I’ve decided to print a copy of this graphic I made up on foam poster board for the wall of my office. If you’re trying to work with Clinicians who think they might be better off trying to run up the cliff with their heavy Pulaski’s you might like to do the same (after sending them a copy of Dr Donald Berwick’s “Fire Escape, Lessons for the Future of Health Care).
From page 23:
“All of this changes in the escape fire. The new system of access can be summarized in one phrase: “24/7/365.” The access to help that we will envision is uncompromising, meeting whatever need exists, whenever and wherever it exists, in whatever form requested.
Before the howling starts, let me remind you of one precondition: Drop your Pulaskis. 24/7/365 is not at all achievable with the current tools. Meeting demand this well within current frameworks is harder than running a marathon up a 76 percent grade. It cannot be done.
Our Pulaski in the search for access is the encounter —the visit. Total access 24/7/365 begins to be achievable only when we agree—scientists, professionals, patients, payers, and the health care workforce—that the product we choose to make is not visits. Our product is healing relationships, and these can be fashioned in many new and wonderful forms if we suspend the old ways of making sense of care.
The access we need to create is access to help and healing, and that does not always mean – in fact, I think it rarely means – reliance on face-to-face meetings between patients, doctors, and nurses. Tackled well, I believe that this new framework will gradually reveal that half or more of our encounters – maybe as many as 80 percent of them – are neither wanted by patients nor deeply believed in by professionals. This is an example of a problem so big that we have trouble seeing it. The health care encounter as a face-to-face visit is a dinosaur. More exactly, it is a form of relationship of immense and irreplaceable value to a few of the people we seek to help, and these few have their access severely curtailed by the use of visits to meet the needs of many, whose needs could be better met through other kinds of encounters.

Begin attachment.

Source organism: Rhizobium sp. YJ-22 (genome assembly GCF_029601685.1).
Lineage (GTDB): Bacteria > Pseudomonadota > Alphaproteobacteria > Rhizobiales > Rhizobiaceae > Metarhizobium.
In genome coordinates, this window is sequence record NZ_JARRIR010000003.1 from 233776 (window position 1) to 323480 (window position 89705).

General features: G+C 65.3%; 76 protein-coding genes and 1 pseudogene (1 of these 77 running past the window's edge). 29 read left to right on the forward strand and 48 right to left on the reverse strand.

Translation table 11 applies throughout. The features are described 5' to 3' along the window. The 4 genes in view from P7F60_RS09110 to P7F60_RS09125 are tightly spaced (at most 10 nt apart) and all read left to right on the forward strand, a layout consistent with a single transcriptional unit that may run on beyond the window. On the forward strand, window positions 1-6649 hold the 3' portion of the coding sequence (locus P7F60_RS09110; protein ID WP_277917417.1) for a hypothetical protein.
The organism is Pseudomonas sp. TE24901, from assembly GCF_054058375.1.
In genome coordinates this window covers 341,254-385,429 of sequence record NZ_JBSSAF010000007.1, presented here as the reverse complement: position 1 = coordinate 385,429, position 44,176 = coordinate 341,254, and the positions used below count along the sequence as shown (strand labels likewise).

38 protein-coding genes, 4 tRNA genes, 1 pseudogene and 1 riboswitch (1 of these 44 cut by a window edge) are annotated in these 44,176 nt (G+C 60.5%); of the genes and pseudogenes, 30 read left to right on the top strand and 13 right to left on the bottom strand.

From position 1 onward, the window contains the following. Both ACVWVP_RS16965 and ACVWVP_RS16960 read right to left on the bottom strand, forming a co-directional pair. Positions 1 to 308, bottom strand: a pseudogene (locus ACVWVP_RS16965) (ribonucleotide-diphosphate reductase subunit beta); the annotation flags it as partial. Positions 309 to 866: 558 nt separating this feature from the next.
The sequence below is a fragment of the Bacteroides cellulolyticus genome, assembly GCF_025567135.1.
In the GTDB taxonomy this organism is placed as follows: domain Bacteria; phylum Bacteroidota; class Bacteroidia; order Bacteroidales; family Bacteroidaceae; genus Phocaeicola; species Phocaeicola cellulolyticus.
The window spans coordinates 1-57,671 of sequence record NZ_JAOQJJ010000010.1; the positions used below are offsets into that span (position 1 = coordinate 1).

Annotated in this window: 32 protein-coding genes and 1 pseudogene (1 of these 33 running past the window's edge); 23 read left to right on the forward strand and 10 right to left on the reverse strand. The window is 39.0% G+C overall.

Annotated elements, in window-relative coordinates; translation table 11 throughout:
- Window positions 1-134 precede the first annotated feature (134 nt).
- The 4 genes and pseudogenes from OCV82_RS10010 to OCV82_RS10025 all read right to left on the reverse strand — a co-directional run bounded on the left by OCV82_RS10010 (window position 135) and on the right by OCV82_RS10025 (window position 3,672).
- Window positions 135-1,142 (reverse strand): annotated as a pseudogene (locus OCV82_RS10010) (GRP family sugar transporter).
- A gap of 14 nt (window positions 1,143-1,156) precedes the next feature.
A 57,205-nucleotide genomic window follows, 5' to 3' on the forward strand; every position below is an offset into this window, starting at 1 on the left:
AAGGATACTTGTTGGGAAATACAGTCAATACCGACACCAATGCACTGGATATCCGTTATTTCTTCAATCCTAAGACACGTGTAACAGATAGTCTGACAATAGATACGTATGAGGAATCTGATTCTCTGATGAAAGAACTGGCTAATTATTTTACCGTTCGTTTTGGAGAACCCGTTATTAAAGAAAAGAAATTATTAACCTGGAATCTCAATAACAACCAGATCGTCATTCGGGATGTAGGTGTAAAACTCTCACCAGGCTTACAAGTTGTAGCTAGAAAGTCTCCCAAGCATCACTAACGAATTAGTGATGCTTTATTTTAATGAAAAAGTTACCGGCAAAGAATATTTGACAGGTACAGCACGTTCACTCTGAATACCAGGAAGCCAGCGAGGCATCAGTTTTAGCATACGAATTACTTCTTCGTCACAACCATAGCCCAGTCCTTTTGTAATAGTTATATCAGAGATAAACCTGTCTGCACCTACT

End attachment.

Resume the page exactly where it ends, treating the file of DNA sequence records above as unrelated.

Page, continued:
The alternatives to visits in the escape fire are many: self-care strongly supported and unequivocally encouraged; group visits of patients with like needs, with or without professionals involved; Internet use for access to scientific and popular information; e-mail care between patients and clinicians; and well-managed chat rooms, electronic and real, for patients and significant others who face common challenges.
Payers should take careful note: Most of you still pay only for Pulaskis. The greatest potential for reducing costs while maintaining and improving the lot of patients is to replace visits with better, more flexible and fine-tuned forms of care. But almost all current payment mechanisms, whether enforced by the market or mapped into organizations by internal compensation systems, use impoverished definitions of productivity that actively discourage the search for and incorporation of non-visit care”
The fire is catching us quickly. It’s obvious we can’t out run it with the out of date tools on our backs but will history remember you as someone who ignored the teachings of experienced leaders (like Dr John Bachman) and decided you’d try your odds running up the hill with your heavy Pulaski (the in-office undocumented visit)?
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